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Albert Mummery Profile

Famed British 19th-Century Climber


Mummery died in an avalanche on Nanga Parbat in 1895.

Portrait of Albert Mummery, one of the leading climbers in the late 19th century.

Albert Frederick Mummery, (September 10, 1855 to August 24, 1895), was one of the great mountaineers during the late nineteenth century, dominating British and alpine climbing for 20 years. Mummery was a bold visionary climber who pushed the ethic of climbing without mountain guides, putting up many classic first ascents in the Alps and becoming one of the first climbers to attempt an 8,000-meter peak.

Mummery was Passionate about Climbing

Albert Mummery at first glance appears to be an unlikely climber. Photographs of Mummery show a fine-featured thin man with a high forehead and thick wire-frame glasses dressed in a Tweed coat and vest with a high-collared white shirt and tie rather than a rough-and-tumble grizzled mountain man in worn rustic garb. Indeed, Mummery was a somewhat frail child with a weak spine who even as an adult was unable to carry heavy packs in the mountains. One of his colleagues remarked, “He could not carry heavy loads – he simply had to go fast and light.” While he was not athletically inclined, Mummery compensated for any shortcomings by having a passionate love for mountains and climbing. He also possessed an ideal climber’s body-type with a tall skinny build, long arms with a positive ape-index, and massive hands.

Visited Matterhorn as a Schoolboy

Mummery was born and raised in the seaport of Dover on England’s southeast coast. He came from a prosperous family in the tanning business and his father was mayor of Dover, allowing him to pursue academic studies as well as climbing. After visiting the Swiss Alps as a schoolboy, Albert Mummery was smitten with mountains. The image of the Matterhorn glimmering high and inaccessible in the moonlight stayed with him until he returned in 1874 at age 19 and repeated Edward Whymper’s daring route up the Hörnli Ridge.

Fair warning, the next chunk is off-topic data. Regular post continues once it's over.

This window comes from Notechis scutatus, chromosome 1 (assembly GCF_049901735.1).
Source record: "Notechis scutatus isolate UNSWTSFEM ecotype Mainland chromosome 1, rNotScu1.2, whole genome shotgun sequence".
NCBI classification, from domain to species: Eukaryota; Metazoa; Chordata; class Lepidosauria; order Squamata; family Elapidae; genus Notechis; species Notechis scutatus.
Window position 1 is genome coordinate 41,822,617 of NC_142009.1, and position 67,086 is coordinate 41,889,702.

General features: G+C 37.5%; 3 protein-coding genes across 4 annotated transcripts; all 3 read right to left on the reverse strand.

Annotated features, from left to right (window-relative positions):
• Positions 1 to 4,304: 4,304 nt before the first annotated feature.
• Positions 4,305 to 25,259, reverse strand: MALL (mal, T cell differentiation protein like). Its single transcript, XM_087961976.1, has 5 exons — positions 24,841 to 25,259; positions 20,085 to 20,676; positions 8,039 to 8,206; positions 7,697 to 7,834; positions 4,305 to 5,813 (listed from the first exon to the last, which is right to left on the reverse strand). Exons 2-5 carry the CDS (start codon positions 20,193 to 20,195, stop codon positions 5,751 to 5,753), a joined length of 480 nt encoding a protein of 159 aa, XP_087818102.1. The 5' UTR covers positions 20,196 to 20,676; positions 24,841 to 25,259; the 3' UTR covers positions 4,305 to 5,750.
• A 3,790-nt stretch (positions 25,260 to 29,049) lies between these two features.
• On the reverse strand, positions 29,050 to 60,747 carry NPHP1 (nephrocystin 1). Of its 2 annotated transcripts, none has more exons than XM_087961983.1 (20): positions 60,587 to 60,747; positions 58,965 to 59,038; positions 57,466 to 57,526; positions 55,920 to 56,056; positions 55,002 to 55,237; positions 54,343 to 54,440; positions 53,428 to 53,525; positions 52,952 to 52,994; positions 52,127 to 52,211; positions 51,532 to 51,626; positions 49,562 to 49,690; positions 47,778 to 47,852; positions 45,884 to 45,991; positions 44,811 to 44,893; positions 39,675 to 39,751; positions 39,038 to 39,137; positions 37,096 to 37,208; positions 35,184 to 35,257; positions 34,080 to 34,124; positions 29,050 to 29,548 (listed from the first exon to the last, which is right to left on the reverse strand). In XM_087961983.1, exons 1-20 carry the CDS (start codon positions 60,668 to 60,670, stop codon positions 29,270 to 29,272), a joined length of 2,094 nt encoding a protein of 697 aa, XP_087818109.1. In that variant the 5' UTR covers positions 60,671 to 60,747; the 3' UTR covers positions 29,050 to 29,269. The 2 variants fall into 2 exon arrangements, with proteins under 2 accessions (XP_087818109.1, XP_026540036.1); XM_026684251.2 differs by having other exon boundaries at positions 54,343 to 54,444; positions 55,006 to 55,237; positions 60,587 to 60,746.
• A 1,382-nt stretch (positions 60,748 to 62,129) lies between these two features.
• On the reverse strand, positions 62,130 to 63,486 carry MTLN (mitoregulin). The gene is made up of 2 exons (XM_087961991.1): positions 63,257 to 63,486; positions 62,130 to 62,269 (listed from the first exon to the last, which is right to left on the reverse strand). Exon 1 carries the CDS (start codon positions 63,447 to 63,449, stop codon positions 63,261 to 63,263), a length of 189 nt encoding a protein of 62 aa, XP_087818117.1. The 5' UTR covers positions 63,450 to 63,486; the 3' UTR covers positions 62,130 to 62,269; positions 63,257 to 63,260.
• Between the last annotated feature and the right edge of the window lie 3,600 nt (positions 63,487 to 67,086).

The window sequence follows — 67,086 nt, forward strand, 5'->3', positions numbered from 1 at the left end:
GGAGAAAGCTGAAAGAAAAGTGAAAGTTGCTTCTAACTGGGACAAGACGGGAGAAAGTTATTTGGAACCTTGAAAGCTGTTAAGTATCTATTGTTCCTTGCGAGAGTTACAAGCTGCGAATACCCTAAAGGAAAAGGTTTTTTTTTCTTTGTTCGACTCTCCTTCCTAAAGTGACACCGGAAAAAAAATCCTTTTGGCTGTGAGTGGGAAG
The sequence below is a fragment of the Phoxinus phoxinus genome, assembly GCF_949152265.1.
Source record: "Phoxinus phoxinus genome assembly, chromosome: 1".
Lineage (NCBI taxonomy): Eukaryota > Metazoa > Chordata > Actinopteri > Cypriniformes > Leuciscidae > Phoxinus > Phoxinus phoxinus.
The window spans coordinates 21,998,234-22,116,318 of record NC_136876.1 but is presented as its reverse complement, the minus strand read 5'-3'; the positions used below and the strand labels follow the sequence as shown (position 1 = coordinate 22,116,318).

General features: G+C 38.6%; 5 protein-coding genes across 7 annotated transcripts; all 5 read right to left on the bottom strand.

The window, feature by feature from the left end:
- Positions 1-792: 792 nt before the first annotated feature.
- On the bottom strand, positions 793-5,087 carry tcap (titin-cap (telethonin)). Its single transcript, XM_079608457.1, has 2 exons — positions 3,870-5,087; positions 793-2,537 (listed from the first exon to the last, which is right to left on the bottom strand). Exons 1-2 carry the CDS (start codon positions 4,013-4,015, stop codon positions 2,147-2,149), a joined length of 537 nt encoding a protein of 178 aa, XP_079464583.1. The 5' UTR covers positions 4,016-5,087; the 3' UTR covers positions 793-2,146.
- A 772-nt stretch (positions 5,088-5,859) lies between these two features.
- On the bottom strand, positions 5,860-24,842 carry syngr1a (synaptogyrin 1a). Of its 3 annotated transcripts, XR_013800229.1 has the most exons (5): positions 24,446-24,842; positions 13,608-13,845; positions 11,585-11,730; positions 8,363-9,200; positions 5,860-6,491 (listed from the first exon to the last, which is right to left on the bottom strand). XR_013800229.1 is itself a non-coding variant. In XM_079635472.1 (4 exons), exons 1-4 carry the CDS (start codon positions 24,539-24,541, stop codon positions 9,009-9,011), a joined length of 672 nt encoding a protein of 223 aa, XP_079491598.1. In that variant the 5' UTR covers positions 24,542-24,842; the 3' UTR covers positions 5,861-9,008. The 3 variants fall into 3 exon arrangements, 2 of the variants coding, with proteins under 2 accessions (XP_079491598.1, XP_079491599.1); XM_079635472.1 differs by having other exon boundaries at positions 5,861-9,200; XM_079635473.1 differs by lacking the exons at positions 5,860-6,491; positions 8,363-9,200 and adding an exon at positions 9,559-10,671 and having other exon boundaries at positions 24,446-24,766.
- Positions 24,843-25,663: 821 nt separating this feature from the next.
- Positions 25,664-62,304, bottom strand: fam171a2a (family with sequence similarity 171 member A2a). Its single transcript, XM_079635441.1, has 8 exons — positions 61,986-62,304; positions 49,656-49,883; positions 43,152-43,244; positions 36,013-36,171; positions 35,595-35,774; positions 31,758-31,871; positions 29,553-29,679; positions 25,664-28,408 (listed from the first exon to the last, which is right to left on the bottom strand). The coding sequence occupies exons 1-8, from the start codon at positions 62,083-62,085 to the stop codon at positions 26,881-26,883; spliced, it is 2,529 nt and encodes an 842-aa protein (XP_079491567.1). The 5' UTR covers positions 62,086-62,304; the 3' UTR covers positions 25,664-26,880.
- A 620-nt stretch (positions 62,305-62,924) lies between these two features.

First Ascent of Zmutt Ridge

Starting in the late 1870s, Mummery, accompanied by various guides, did many first ascents in the Alps, including the first ascent of the Zmutt Ridge on the Matterhorn in 1879. Mummery and his three companions bivouacked at the base of the red, huddling under blankets and drinking their provisions, including cognac, beer, and red wine. The next day they climbed the ridge and descended the Hörnli Ridge.

First Ascent of Col du Lion

Albert Mummery did many more climbs in the Alps over the following years, including the impressive first traverse of the Col du Lion with guide Alexander Burgener in 1880. The pair swapped leads up a steep ice gully until Burgener broke his ice axe. Mummery sent his up the end of the rope but when Burgener threw the rope down, it snagged on rocks so Mummery had to solo up tiny steps chopped in the ice to free the rope. Later that summer they did a new route on the Grands Charmoz, climbing and descending from Chamonix in a fast 14-hour day. Upon returning they ran to the railway station and took the train to Zermatt, where two days later the pair climbed the Furggen Ridge on the Matterhorn, with a finish up the Hörnli Ridge.

Other Notable Alpine Climbs